The way in which biomedicine is being integrated alongside traditional healing traditions provides a fascinating window into the ways in which religion and healthcare intersect, and how “tradition” can take surprising new forms. From 2000 to 2006, for instance, I volunteered with Native communities in the south Puget Sound as they coordinated their annual Intertribal Intergenerational Women and Girls Gathering. The four day weekend—which took place at a 4-H camp on the shores of a lake surrounded by second growth forest—provided workshops on basketry, beading, drum making, herbalism, a sweat lodge and a traditional giveaway. It also provided free mammograms, pap smears, diabetes screening, lessons on self-breast-exams, nutritional guidance, tai chi, massage, Reiki, and reflexology. For the women at the Gathering, such seemingly divergent activities flowed smoothly together. If they promoted a healthy person within community, if they strengthened women to uphold their families, communities, and cultural traditions, then, the women argued, they fit within Coast Salish traditions of health and wellness.
While Eels and other missionaries sought to stamp out Native religions and impose their own exclusive version of Christianity, Native communities have carved out a space for spirituality that is inclusive and strikingly ecumenical. A Coast Salish person might participate in traditional spirit dancing in the winter, be part of the Indian Shaker Church on occasions through the spring and summer, and attend a Pentecostal church at other times of year. Consider for instance in 2005 when the Skokomish nation dedicated a new addition to their Wellness Center: the structure was blessed by the local Assembly of God pastor, elders from the Indian Shaker Church, and a traditional spiritual leader from the longhouse spirit dancing tradition.
Since the 1970s, Native communities of the Pacific Northwest have experienced a dramatic revival of religion, culture, and political agency. They have regained treaty fishing and gathering rights, have gained control over their education, healthcare, and social services, and are fighting (sometimes successfully) to protect sacred sites and resources. Each summer, tribal communities in western Washington and British Columbia join together in Tribal Journeys, an intertribal canoe journey, wherein “canoe families” paddle hand carved canoes sometimes hundreds of miles, meeting up at traditional village sites along the way. The Journey concludes with a week-long gathering of thousands of Native people, welcoming the canoes and celebrating traditional culture. Members of each nation make passionate speeches, offer their songs and dances, and celebrate their traditions. This year, the final week’s celebrations take place August 1-6 in Tahola, WA on the Quinault reservation.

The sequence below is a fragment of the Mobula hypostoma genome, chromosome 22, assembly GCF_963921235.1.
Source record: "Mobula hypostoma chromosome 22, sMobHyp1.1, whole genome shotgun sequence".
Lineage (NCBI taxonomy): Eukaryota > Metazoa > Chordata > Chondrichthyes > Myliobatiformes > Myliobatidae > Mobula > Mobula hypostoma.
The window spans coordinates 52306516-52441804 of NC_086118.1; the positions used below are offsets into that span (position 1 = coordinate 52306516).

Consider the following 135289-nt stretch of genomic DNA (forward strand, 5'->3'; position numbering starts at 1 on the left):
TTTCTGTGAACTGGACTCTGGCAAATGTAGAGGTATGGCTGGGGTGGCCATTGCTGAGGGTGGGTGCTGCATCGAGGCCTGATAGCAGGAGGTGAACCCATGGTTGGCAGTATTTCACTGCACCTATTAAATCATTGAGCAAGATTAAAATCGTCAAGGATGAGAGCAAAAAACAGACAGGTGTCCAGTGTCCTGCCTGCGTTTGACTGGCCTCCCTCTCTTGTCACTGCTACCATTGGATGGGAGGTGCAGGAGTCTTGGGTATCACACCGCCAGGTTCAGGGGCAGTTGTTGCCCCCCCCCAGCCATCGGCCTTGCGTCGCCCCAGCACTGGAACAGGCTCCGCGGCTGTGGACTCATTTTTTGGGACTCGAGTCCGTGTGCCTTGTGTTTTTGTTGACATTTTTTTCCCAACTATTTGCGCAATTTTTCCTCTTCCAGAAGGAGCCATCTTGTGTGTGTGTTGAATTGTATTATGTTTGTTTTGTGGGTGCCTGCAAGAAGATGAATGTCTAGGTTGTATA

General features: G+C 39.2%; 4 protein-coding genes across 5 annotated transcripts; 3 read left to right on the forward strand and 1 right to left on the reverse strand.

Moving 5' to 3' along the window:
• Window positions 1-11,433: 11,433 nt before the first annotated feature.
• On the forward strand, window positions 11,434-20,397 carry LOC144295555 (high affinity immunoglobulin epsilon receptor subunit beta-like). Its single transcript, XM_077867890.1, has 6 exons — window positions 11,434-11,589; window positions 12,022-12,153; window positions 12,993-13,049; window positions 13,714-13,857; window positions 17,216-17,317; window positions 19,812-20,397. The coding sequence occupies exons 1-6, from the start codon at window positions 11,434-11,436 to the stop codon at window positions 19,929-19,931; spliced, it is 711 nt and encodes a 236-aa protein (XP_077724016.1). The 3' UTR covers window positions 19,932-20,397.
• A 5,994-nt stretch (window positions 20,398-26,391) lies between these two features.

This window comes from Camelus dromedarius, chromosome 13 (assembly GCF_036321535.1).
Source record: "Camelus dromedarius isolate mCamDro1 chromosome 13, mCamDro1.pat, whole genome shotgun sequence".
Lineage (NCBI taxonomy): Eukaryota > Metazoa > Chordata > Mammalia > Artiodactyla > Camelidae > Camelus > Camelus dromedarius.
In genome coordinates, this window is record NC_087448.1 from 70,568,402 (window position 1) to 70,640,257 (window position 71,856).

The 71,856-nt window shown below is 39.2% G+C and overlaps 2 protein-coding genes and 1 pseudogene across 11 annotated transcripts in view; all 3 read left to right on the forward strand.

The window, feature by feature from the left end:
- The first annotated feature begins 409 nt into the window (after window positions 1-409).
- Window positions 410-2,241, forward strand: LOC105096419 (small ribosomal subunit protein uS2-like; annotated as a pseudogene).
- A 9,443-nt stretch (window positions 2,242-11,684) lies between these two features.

The focus of Tribal Journeys is healing, sobriety, and cultural renewal. As Charlene Krise, a tribal council member of the Squaxin Island nation has put it, the Canoe Journey is a modern day soul retrieval ceremony. Traditionally, illness could be attributed to the loss of one’s soul: perhaps it had been spirited away to the land of the dead. A healer was employed to make the spiritual journey, and retrieve that person’s soul. Often, that ceremony took place in a symbolic canoe, the healer “paddling” in spirit to the other side. Today, in contrast to the tragic experience of Ellen Gray, sixteen year old Skokomish girls can be found paddling their tribe’s canoe, making the arduous (and sometimes dangerous) journey. It is a labor of prayer, song, reflection, and celebration. And in the process, they are retrieving and renewing not only their own soul, but the soul of their nation.